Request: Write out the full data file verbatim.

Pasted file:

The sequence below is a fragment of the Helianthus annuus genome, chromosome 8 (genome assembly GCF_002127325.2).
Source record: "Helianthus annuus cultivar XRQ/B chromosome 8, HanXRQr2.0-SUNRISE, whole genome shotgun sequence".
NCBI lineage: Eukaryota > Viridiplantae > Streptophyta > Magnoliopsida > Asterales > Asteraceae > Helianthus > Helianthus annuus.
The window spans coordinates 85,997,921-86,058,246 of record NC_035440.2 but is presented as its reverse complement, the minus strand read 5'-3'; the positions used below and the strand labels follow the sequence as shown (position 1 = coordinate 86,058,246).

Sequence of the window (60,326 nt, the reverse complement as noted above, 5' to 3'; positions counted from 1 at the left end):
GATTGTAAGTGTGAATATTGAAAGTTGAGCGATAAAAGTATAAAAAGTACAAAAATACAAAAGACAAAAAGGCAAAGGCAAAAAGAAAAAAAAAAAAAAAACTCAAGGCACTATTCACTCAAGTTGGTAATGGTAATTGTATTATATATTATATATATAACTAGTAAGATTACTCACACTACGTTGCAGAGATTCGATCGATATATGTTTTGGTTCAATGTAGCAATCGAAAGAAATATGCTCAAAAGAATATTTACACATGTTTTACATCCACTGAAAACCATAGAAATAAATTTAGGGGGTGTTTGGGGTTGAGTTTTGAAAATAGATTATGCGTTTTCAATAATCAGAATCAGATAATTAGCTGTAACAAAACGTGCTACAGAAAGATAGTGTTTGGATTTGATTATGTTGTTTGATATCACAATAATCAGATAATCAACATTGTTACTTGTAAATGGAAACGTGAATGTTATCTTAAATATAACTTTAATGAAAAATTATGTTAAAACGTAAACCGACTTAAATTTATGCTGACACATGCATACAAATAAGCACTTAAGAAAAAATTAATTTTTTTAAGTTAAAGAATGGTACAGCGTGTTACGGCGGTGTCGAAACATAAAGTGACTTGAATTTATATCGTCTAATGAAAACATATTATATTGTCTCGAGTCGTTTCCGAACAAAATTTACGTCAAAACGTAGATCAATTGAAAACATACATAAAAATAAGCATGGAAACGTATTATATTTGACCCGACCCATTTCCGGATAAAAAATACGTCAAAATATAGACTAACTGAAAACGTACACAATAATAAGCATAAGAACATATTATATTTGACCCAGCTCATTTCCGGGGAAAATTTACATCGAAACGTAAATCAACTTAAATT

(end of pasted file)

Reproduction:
The sequence below is a fragment of the Helianthus annuus genome, chromosome 8 (genome assembly GCF_002127325.2).
Source record: "Helianthus annuus cultivar XRQ/B chromosome 8, HanXRQr2.0-SUNRISE, whole genome shotgun sequence".
NCBI lineage: Eukaryota > Viridiplantae > Streptophyta > Magnoliopsida > Asterales > Asteraceae > Helianthus > Helianthus annuus.
The window spans coordinates 85,997,921-86,058,246 of record NC_035440.2 but is presented as its reverse complement, the minus strand read 5'-3'; the positions used below and the strand labels follow the sequence as shown (position 1 = coordinate 86,058,246).

Sequence of the window (60,326 nt, the reverse complement as noted above, 5' to 3'; positions counted from 1 at the left end):
GATTGTAAGTGTGAATATTGAAAGTTGAGCGATAAAAGTATAAAAAGTACAAAAATACAAAAGACAAAAAGGCAAAGGCAAAAAGAAAAAAAAAAAAAAAACTCAAGGCACTATTCACTCAAGTTGGTAATGGTAATTGTATTATATATTATATATATAACTAGTAAGATTACTCACACTACGTTGCAGAGATTCGATCGATATATGTTTTGGTTCAATGTAGCAATCGAAAGAAATATGCTCAAAAGAATATTTACACATGTTTTACATCCACTGAAAACCATAGAAATAAATTTAGGGGGTGTTTGGGGTTGAGTTTTGAAAATAGATTATGCGTTTTCAATAATCAGAATCAGATAATTAGCTGTAACAAAACGTGCTACAGAAAGATAGTGTTTGGATTTGATTATGTTGTTTGATATCACAATAATCAGATAATCAACATTGTTACTTGTAAATGGAAACGTGAATGTTATCTTAAATATAACTTTAATGAAAAATTATGTTAAAACGTAAACCGACTTAAATTTATGCTGACACATGCATACAAATAAGCACTTAAGAAAAAATTAATTTTTTTAAGTTAAAGAATGGTACAGCGTGTTACGGCGGTGTCGAAACATAAAGTGACTTGAATTTATATCGTCTAATGAAAACATATTATATTGTCTCGAGTCGTTTCCGAACAAAATTTACGTCAAAACGTAGATCAATTGAAAACATACATAAAAATAAGCATGGAAACGTATTATATTTGACCCGACCCATTTCCGGATAAAAAATACGTCAAAATATAGACTAACTGAAAACGTACACAATAATAAGCATAAGAACATATTATATTTGACCCAGCTCATTTCCGGGGAAAATTTACATCGAAACGTAAATCAACTTAAATT